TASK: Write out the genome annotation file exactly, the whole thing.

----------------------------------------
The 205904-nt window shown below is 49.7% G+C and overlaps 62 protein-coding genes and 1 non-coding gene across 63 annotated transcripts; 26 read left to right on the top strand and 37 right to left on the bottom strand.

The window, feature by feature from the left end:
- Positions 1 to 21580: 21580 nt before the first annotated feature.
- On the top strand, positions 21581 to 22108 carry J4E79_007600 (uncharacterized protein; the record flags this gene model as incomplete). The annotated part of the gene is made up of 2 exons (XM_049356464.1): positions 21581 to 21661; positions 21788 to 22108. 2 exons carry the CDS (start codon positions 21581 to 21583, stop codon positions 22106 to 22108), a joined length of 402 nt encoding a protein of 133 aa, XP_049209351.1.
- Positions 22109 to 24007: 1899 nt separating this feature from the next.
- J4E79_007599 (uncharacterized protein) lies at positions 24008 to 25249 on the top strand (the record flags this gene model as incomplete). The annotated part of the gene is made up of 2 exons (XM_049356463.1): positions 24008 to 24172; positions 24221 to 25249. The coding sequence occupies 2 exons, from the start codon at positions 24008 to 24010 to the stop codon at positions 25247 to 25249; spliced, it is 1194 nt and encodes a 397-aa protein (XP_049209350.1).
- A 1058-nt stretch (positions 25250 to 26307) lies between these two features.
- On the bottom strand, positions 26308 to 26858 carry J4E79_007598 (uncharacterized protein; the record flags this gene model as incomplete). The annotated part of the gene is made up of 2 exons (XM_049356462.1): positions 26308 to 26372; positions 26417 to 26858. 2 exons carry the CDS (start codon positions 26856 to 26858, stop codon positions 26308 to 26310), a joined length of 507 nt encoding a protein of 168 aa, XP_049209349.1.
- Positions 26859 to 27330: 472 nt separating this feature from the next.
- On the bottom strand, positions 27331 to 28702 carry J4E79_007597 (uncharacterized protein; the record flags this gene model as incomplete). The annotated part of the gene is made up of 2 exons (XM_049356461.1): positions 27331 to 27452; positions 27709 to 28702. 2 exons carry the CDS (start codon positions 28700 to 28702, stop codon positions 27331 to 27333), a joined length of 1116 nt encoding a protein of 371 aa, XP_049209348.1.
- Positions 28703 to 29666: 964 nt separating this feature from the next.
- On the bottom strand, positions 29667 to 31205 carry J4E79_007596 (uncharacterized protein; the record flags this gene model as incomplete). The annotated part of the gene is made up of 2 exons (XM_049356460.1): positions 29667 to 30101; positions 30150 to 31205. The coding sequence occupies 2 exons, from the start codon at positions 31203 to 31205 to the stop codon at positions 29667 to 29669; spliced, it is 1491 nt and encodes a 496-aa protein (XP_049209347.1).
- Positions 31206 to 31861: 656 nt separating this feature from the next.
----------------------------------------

The 205904-nt window shown below is 49.7% G+C and overlaps 62 protein-coding genes and 1 non-coding gene across 63 annotated transcripts; 26 read left to right on the top strand and 37 right to left on the bottom strand.

The window, feature by feature from the left end:
- Positions 1 to 21580: 21580 nt before the first annotated feature.
- On the top strand, positions 21581 to 22108 carry J4E79_007600 (uncharacterized protein; the record flags this gene model as incomplete). The annotated part of the gene is made up of 2 exons (XM_049356464.1): positions 21581 to 21661; positions 21788 to 22108. 2 exons carry the CDS (start codon positions 21581 to 21583, stop codon positions 22106 to 22108), a joined length of 402 nt encoding a protein of 133 aa, XP_049209351.1.
- Positions 22109 to 24007: 1899 nt separating this feature from the next.
- J4E79_007599 (uncharacterized protein) lies at positions 24008 to 25249 on the top strand (the record flags this gene model as incomplete). The annotated part of the gene is made up of 2 exons (XM_049356463.1): positions 24008 to 24172; positions 24221 to 25249. The coding sequence occupies 2 exons, from the start codon at positions 24008 to 24010 to the stop codon at positions 25247 to 25249; spliced, it is 1194 nt and encodes a 397-aa protein (XP_049209350.1).
- A 1058-nt stretch (positions 25250 to 26307) lies between these two features.
- On the bottom strand, positions 26308 to 26858 carry J4E79_007598 (uncharacterized protein; the record flags this gene model as incomplete). The annotated part of the gene is made up of 2 exons (XM_049356462.1): positions 26308 to 26372; positions 26417 to 26858. 2 exons carry the CDS (start codon positions 26856 to 26858, stop codon positions 26308 to 26310), a joined length of 507 nt encoding a protein of 168 aa, XP_049209349.1.
- Positions 26859 to 27330: 472 nt separating this feature from the next.
- On the bottom strand, positions 27331 to 28702 carry J4E79_007597 (uncharacterized protein; the record flags this gene model as incomplete). The annotated part of the gene is made up of 2 exons (XM_049356461.1): positions 27331 to 27452; positions 27709 to 28702. 2 exons carry the CDS (start codon positions 28700 to 28702, stop codon positions 27331 to 27333), a joined length of 1116 nt encoding a protein of 371 aa, XP_049209348.1.
- Positions 28703 to 29666: 964 nt separating this feature from the next.
- On the bottom strand, positions 29667 to 31205 carry J4E79_007596 (uncharacterized protein; the record flags this gene model as incomplete). The annotated part of the gene is made up of 2 exons (XM_049356460.1): positions 29667 to 30101; positions 30150 to 31205. The coding sequence occupies 2 exons, from the start codon at positions 31203 to 31205 to the stop codon at positions 29667 to 29669; spliced, it is 1491 nt and encodes a 496-aa protein (XP_049209347.1).
- Positions 31206 to 31861: 656 nt separating this feature from the next.